That's one view. Roman Catholic bishops and leaders of Catholic institutions feel that such services are sinful and refuse to provide them. They cite the Constitution's guarantee of free exercise of religion, while the other side relies on what courts have called "emanations" and "penumbras" radiating from constitutional texts.
The political point is that, as polling suggests, most Americans don't like government forcing people to violate their religious convictions. That's in line with tradition in a country that exempted those with religiously based conscientious objections from military service in a war in which more than 400,000 Americans were killed.
The third issue is the Keystone XL pipeline, which would transport oil produced from tar sands in Canada to United States refineries and create thousands of jobs in the process.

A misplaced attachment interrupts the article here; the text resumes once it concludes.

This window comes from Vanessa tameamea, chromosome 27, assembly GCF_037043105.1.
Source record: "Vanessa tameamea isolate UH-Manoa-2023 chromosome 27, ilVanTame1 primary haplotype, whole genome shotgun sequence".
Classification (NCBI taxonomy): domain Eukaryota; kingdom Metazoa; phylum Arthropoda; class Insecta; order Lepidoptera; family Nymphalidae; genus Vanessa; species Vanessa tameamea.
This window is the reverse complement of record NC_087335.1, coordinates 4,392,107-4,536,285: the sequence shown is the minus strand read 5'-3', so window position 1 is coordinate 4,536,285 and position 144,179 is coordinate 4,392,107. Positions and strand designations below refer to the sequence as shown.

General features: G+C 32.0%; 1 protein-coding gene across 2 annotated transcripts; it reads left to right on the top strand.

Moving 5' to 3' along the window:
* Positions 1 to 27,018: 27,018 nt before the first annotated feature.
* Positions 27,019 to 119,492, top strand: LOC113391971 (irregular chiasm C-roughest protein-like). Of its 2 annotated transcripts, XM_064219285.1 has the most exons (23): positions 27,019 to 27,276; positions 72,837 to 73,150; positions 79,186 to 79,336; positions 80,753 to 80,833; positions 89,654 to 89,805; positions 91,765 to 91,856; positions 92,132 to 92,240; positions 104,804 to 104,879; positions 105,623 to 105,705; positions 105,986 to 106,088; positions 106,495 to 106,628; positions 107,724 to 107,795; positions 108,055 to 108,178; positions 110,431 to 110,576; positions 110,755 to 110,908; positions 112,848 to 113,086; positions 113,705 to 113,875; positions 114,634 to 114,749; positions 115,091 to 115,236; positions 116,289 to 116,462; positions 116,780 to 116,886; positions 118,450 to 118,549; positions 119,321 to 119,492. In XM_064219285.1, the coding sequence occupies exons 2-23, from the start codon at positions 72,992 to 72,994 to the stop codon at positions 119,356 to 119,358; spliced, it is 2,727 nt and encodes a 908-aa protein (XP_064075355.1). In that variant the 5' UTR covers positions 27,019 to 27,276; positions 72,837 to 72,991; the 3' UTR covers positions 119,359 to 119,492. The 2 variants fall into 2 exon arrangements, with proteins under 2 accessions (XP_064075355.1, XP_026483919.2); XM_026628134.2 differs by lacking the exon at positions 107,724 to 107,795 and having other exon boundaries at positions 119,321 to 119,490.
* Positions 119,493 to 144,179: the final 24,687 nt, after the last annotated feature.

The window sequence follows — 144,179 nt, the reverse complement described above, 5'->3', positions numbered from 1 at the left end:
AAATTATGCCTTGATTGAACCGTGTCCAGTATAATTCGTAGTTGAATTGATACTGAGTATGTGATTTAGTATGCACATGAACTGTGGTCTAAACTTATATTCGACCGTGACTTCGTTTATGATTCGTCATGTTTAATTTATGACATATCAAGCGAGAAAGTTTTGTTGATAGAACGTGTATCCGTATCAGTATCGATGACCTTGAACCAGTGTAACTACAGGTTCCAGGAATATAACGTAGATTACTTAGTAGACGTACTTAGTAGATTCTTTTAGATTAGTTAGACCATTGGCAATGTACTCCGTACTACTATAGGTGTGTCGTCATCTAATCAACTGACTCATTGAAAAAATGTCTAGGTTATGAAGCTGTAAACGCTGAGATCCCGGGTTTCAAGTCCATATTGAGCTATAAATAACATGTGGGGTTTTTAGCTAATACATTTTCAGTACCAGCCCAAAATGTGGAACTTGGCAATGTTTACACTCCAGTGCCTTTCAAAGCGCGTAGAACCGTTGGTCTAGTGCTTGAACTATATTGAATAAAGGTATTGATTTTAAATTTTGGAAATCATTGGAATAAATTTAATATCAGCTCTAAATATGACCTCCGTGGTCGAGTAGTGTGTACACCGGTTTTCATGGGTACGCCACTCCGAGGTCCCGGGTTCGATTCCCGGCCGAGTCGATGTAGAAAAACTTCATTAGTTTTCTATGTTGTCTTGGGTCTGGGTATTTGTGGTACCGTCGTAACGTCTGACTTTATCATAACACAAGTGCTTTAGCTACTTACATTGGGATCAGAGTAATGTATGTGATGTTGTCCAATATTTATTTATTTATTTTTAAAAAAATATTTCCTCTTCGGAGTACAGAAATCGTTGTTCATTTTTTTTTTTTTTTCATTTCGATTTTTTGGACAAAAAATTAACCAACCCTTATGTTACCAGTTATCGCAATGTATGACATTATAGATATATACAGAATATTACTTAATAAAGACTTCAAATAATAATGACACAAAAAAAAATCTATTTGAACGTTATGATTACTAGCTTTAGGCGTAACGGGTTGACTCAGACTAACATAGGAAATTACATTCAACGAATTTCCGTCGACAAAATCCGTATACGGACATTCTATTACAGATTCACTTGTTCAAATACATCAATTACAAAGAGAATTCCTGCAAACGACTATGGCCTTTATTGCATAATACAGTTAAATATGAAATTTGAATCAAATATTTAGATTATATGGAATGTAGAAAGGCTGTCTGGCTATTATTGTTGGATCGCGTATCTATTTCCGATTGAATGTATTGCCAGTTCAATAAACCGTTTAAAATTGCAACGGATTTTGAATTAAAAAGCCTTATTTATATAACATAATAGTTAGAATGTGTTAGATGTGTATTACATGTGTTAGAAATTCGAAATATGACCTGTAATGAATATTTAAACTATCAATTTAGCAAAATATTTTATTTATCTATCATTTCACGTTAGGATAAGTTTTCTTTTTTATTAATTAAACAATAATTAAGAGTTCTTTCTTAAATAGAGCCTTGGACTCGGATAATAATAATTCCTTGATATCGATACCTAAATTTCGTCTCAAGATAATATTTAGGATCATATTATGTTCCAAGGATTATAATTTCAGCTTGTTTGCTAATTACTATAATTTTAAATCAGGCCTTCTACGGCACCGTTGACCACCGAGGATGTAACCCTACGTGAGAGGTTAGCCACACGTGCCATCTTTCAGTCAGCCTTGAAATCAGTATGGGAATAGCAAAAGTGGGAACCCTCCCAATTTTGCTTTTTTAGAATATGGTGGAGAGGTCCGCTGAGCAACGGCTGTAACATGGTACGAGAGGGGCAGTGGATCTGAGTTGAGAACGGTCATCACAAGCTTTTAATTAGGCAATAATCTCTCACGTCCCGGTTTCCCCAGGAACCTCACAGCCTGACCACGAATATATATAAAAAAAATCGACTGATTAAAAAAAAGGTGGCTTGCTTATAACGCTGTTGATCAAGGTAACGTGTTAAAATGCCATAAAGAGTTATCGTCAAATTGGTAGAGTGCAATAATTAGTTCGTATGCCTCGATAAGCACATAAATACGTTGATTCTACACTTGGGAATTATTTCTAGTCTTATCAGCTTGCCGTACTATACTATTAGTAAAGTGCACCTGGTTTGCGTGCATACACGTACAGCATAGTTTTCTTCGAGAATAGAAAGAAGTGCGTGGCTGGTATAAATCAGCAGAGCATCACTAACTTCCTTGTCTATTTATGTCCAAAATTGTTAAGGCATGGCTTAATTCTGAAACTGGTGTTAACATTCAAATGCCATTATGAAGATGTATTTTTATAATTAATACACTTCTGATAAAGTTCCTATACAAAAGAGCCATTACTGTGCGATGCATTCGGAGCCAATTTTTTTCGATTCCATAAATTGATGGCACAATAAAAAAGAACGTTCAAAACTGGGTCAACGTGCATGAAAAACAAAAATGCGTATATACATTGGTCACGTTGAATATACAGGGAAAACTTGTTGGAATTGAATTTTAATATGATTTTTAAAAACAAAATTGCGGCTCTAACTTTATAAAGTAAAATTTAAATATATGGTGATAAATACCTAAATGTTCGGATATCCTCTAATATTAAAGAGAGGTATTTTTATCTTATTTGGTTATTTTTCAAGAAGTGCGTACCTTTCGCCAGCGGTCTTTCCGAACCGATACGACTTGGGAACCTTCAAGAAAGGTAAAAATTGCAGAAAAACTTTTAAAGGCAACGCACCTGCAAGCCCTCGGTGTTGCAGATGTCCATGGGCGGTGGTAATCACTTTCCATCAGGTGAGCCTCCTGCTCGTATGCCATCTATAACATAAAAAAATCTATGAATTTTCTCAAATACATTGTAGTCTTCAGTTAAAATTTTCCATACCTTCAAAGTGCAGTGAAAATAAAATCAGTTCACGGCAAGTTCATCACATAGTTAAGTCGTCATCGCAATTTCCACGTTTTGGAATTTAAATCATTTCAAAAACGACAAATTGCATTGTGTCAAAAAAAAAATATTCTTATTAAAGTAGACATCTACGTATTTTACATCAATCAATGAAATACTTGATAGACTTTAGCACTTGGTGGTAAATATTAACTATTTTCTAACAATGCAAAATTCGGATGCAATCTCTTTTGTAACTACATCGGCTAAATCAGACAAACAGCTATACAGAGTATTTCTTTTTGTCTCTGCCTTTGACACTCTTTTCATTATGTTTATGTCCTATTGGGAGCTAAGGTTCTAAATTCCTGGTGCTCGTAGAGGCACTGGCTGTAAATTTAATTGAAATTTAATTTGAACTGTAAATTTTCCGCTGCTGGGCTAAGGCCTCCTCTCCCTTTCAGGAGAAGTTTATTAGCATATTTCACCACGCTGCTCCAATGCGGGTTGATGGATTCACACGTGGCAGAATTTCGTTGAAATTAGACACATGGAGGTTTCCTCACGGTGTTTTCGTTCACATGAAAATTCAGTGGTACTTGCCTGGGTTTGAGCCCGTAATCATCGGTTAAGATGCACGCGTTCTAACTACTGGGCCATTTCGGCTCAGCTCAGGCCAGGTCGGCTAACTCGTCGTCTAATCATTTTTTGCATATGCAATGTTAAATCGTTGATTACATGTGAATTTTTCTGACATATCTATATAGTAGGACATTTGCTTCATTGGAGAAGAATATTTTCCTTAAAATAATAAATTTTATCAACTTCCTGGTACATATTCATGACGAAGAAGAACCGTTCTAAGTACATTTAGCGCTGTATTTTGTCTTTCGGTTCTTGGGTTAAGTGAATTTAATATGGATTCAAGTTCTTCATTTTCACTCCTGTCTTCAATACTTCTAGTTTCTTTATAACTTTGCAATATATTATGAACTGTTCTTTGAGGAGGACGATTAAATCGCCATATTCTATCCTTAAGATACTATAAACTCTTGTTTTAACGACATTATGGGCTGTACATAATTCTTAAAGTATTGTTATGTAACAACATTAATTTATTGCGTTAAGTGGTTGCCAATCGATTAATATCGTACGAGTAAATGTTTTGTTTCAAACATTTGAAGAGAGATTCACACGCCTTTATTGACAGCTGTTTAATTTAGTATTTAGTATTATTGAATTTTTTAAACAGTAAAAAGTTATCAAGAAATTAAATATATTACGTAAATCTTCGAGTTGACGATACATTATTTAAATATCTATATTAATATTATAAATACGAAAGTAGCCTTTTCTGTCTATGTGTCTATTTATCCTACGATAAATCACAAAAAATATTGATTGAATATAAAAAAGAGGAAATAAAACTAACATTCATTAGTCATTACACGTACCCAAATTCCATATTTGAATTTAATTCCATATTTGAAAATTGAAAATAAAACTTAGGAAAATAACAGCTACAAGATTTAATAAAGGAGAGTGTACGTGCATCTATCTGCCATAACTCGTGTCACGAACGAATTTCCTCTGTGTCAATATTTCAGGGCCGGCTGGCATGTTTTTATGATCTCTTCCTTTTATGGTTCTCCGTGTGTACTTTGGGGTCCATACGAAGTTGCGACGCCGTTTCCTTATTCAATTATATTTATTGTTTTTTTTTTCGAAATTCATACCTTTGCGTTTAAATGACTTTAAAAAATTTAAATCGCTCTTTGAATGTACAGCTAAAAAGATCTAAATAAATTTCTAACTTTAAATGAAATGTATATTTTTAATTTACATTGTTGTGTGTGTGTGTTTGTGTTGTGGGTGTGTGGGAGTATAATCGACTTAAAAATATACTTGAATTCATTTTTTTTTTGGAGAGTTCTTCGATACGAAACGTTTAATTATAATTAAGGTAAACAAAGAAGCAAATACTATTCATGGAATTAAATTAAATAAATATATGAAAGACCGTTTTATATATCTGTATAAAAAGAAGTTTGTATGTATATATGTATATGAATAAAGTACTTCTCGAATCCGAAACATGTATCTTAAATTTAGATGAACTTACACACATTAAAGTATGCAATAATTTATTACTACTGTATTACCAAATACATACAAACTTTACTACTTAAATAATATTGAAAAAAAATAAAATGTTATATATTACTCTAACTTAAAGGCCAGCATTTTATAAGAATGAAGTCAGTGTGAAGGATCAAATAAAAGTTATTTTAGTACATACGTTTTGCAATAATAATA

Earlier this year, Susie Buell Tompkins, John Kerry's fourth-biggest money-raiser in 2004, picketed outside an Obama fundraiser at San Francisco's W Hotel to protest the pipeline. She wanted Obama's State Department to block it because she thinks tar sands production hurts the environment and the planet.
Our neighbors the Canadians, who are not unconcerned about the environment themselves, disagree. The pipeline's promoters say it would produce 20,000 American jobs and would tend to lower U.S. gas prices.
Obama came out on Tompkins' side and blocked the pipeline.
If the same-sex marriage reversal seems somewhat risky politically and the contraception mandate considerably riskier, the Keystone pipeline decision seems downright foolish politically. Voters tend to favor it by two-to-one margins -- and if they're not aware of it, the Republicans (and maybe the pro-pipeline unions) will make sure they are.
When given a chance to draw new boundaries of his state Senate district in 2002, Obama made sure to include Chicago's richest lakefront neighborhood. He's been working hard to court rich liberal contributors ever since.
The question is, is he listening to anyone else?